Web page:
Protesting King's witch-hunt

NEW YORK--Several hundred people rallied in Times Square on March 6 to protest the upcoming Islamophobic hearings led by Peter King, the Republican member of Congress from Long Island.

The hearings, scheduled to begin this week, are supposed to focus on "radicalization among American Muslims" and are centered on the theory that Muslims living in the U.S. form a base for a terrorist "enemy within."

The main slogan for Sunday's protest was "Today, I am a Muslim, Too," a gesture of solidarity with the targets of the right wing's racism. It was called by a coalition of Muslim, Christian and Jewish groups, and endorsed by civil liberties and human rights organizations such as Amnesty International, as well as anti-racist groups like the NYC Coalition to Stop Islamophobia.

The diverse, majority Muslim crowd of 500 to 600 people carried signs calling out King as a bigot and a liar, as well as a number of signs saying simply "American Muslim" or "I am a Muslim, Too." The organizers of the protest also presented themselves as outspoken patriots, opening the rally with the national anthem and hanging a giant American flag over the stage.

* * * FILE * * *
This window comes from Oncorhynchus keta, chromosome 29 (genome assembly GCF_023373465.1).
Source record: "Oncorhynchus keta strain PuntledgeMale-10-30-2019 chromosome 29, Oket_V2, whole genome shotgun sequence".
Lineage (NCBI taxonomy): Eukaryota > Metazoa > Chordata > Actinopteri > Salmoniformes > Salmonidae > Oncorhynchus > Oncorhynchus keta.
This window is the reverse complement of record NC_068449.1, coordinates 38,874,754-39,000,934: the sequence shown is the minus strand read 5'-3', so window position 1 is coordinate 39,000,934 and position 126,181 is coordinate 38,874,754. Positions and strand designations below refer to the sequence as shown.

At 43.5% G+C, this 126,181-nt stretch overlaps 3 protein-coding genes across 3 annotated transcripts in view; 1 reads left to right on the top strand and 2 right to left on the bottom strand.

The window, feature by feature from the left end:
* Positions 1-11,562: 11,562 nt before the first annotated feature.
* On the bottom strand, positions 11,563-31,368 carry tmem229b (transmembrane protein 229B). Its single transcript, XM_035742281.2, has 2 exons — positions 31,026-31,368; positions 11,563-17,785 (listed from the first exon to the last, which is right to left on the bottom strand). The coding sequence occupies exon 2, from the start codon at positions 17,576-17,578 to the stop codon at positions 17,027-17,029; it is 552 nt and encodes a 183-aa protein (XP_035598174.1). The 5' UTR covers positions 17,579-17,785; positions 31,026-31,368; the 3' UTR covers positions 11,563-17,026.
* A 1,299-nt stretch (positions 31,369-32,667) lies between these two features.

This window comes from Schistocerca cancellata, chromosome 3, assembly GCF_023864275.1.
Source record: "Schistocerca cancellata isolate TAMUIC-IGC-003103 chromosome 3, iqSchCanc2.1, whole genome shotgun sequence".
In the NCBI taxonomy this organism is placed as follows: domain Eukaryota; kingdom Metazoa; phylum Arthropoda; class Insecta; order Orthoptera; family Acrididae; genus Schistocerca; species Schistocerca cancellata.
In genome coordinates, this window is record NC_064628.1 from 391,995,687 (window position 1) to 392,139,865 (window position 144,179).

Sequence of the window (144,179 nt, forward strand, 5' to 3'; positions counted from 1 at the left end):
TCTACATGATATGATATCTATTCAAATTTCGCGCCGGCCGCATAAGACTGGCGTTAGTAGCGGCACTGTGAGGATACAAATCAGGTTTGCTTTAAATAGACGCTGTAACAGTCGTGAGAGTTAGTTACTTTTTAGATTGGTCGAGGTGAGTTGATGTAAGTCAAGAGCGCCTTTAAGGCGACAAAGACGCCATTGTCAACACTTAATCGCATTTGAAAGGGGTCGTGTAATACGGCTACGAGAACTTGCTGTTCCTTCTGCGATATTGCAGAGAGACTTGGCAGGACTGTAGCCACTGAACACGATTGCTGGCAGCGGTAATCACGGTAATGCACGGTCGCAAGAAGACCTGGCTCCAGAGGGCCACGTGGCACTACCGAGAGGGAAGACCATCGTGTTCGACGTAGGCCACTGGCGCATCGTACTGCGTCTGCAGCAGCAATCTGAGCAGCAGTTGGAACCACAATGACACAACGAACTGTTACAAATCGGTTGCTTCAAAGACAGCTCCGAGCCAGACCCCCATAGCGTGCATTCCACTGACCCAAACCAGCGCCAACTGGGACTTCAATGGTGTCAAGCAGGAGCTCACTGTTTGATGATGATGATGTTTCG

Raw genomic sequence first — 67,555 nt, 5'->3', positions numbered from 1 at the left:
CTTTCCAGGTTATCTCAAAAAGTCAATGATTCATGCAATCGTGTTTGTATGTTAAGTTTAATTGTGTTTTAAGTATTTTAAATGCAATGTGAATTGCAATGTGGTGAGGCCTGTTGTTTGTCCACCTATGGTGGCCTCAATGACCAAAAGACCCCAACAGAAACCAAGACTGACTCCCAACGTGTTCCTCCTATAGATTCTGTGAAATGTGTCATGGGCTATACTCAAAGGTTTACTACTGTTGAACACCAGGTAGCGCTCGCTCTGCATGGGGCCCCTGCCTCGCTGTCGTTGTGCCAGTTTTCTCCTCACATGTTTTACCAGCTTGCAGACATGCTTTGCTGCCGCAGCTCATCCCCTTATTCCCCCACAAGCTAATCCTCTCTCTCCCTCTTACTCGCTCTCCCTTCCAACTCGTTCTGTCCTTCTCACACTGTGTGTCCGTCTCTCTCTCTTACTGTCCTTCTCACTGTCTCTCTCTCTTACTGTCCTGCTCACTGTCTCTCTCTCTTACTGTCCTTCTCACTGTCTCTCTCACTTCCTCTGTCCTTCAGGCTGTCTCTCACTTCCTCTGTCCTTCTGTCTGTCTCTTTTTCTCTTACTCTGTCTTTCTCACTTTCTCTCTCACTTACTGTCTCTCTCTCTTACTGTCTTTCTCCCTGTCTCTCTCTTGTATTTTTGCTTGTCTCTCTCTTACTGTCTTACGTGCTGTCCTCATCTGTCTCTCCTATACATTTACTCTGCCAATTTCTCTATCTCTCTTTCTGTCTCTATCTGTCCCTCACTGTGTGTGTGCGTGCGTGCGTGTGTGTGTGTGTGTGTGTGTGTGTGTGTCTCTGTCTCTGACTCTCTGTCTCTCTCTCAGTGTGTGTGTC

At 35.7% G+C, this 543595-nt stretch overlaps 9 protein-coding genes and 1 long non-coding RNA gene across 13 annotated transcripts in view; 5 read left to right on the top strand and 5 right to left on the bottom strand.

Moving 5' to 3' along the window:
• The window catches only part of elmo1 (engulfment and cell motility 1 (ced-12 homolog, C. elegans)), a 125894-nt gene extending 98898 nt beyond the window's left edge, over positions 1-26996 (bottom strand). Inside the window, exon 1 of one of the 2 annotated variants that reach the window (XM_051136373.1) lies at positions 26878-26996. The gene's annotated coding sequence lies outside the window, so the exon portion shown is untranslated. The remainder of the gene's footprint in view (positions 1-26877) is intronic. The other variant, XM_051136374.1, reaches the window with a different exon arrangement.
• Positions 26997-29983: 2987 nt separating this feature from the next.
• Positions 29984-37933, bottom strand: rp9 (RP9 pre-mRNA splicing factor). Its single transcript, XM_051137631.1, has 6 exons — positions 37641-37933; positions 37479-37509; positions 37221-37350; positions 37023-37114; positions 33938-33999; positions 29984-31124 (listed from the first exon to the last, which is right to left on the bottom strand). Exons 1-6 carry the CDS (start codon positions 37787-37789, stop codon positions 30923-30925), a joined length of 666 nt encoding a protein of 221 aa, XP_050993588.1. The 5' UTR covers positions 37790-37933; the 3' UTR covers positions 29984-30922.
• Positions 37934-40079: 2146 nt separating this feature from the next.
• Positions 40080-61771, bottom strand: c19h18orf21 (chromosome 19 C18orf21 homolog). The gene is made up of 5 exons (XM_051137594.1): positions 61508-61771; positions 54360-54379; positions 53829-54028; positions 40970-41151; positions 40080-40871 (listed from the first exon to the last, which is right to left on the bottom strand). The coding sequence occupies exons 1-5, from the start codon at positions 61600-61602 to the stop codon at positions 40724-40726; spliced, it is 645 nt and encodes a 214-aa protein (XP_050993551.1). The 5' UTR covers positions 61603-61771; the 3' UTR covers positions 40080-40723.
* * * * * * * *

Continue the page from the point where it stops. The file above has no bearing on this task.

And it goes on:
Protesters were mostly New Yorkers, but some came from around the region. Muttaqui from Baltimore said that Muslims are only the latest group to be targeted for racist hate, after many others through U.S. history, but that if "it's our time to be targeted," it's also "our time to stand up."

For Afreen from New York, the rally demonstrated both the diversity and the peacefulness of American Muslims. She also noted that King, a past supporter of the Irish Republican Army, is not really concerned about political violence. He's "offering Muslims as a scapegoat for votes, and because people need something to blame" for the state of the country, in place of conservative politicians like King himself.

Earlier this year, King was forced by public outcry to drop the professional Islamophobe Steve Emerson from his witness list. Even if the hearings go ahead, as is likely, public protest will decrease their power to spread fear and paralyze Muslim activists in the way that King's predecessor, Sen. Joseph McCarthy, did in the 1950s.

Unfortunately, some Muslims, most notably Democratic Rep. Keith Ellison, currently plan to participate as witnesses in the hearings, which will only give the right's racist paranoia unwarranted legitimacy.